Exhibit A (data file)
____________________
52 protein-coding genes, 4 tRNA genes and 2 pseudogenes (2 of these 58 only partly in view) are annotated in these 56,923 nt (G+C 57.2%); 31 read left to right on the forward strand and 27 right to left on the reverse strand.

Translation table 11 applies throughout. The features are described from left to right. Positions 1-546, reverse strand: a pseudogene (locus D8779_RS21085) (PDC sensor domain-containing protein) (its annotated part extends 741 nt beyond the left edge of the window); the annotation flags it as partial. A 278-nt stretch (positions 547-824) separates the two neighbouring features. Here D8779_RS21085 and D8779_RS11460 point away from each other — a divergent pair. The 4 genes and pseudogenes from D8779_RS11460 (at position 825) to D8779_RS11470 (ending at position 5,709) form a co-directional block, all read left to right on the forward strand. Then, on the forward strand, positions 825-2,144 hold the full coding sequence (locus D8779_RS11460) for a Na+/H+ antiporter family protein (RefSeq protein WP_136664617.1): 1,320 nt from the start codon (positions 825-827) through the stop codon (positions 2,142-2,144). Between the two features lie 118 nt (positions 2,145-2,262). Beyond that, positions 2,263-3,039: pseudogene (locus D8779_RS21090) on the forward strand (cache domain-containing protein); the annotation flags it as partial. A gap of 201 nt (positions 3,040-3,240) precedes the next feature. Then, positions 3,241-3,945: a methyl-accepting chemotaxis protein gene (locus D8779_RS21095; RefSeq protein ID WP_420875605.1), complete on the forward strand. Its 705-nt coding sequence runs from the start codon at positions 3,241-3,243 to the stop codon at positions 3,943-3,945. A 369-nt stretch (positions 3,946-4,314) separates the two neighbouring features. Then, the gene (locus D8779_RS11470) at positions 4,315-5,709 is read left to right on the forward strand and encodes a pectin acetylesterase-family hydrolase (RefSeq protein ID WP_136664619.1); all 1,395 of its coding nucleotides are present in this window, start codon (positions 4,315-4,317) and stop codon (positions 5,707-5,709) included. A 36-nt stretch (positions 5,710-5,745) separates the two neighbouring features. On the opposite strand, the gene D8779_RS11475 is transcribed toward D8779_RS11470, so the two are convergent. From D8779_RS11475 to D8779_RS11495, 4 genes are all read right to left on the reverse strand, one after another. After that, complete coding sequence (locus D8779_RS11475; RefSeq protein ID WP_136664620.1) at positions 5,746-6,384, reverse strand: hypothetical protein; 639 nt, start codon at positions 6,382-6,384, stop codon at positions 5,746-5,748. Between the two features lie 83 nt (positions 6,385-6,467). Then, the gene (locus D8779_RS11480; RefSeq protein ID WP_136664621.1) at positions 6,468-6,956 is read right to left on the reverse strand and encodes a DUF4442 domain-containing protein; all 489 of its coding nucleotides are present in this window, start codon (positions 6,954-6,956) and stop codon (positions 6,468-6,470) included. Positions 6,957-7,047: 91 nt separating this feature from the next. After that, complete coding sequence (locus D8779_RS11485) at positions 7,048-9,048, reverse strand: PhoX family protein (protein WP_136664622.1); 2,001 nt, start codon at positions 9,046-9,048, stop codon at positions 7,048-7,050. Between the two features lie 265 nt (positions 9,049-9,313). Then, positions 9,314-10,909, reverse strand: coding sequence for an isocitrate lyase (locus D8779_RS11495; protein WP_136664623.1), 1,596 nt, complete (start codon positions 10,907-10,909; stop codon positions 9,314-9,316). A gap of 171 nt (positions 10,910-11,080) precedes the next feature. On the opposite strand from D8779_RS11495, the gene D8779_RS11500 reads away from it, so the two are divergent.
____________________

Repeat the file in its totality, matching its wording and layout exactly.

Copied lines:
52 protein-coding genes, 4 tRNA genes and 2 pseudogenes (2 of these 58 only partly in view) are annotated in these 56,923 nt (G+C 57.2%); 31 read left to right on the forward strand and 27 right to left on the reverse strand.

Translation table 11 applies throughout. The features are described from left to right. Positions 1-546, reverse strand: a pseudogene (locus D8779_RS21085) (PDC sensor domain-containing protein) (its annotated part extends 741 nt beyond the left edge of the window); the annotation flags it as partial. A 278-nt stretch (positions 547-824) separates the two neighbouring features. Here D8779_RS21085 and D8779_RS11460 point away from each other — a divergent pair. The 4 genes and pseudogenes from D8779_RS11460 (at position 825) to D8779_RS11470 (ending at position 5,709) form a co-directional block, all read left to right on the forward strand. Then, on the forward strand, positions 825-2,144 hold the full coding sequence (locus D8779_RS11460) for a Na+/H+ antiporter family protein (RefSeq protein WP_136664617.1): 1,320 nt from the start codon (positions 825-827) through the stop codon (positions 2,142-2,144). Between the two features lie 118 nt (positions 2,145-2,262). Beyond that, positions 2,263-3,039: pseudogene (locus D8779_RS21090) on the forward strand (cache domain-containing protein); the annotation flags it as partial. A gap of 201 nt (positions 3,040-3,240) precedes the next feature. Then, positions 3,241-3,945: a methyl-accepting chemotaxis protein gene (locus D8779_RS21095; RefSeq protein ID WP_420875605.1), complete on the forward strand. Its 705-nt coding sequence runs from the start codon at positions 3,241-3,243 to the stop codon at positions 3,943-3,945. A 369-nt stretch (positions 3,946-4,314) separates the two neighbouring features. Then, the gene (locus D8779_RS11470) at positions 4,315-5,709 is read left to right on the forward strand and encodes a pectin acetylesterase-family hydrolase (RefSeq protein ID WP_136664619.1); all 1,395 of its coding nucleotides are present in this window, start codon (positions 4,315-4,317) and stop codon (positions 5,707-5,709) included. A 36-nt stretch (positions 5,710-5,745) separates the two neighbouring features. On the opposite strand, the gene D8779_RS11475 is transcribed toward D8779_RS11470, so the two are convergent. From D8779_RS11475 to D8779_RS11495, 4 genes are all read right to left on the reverse strand, one after another. After that, complete coding sequence (locus D8779_RS11475; RefSeq protein ID WP_136664620.1) at positions 5,746-6,384, reverse strand: hypothetical protein; 639 nt, start codon at positions 6,382-6,384, stop codon at positions 5,746-5,748. Between the two features lie 83 nt (positions 6,385-6,467). Then, the gene (locus D8779_RS11480; RefSeq protein ID WP_136664621.1) at positions 6,468-6,956 is read right to left on the reverse strand and encodes a DUF4442 domain-containing protein; all 489 of its coding nucleotides are present in this window, start codon (positions 6,954-6,956) and stop codon (positions 6,468-6,470) included. Positions 6,957-7,047: 91 nt separating this feature from the next. After that, complete coding sequence (locus D8779_RS11485) at positions 7,048-9,048, reverse strand: PhoX family protein (protein WP_136664622.1); 2,001 nt, start codon at positions 9,046-9,048, stop codon at positions 7,048-7,050. Between the two features lie 265 nt (positions 9,049-9,313). Then, positions 9,314-10,909, reverse strand: coding sequence for an isocitrate lyase (locus D8779_RS11495; protein WP_136664623.1), 1,596 nt, complete (start codon positions 10,907-10,909; stop codon positions 9,314-9,316). A gap of 171 nt (positions 10,910-11,080) precedes the next feature. On the opposite strand from D8779_RS11495, the gene D8779_RS11500 reads away from it, so the two are divergent.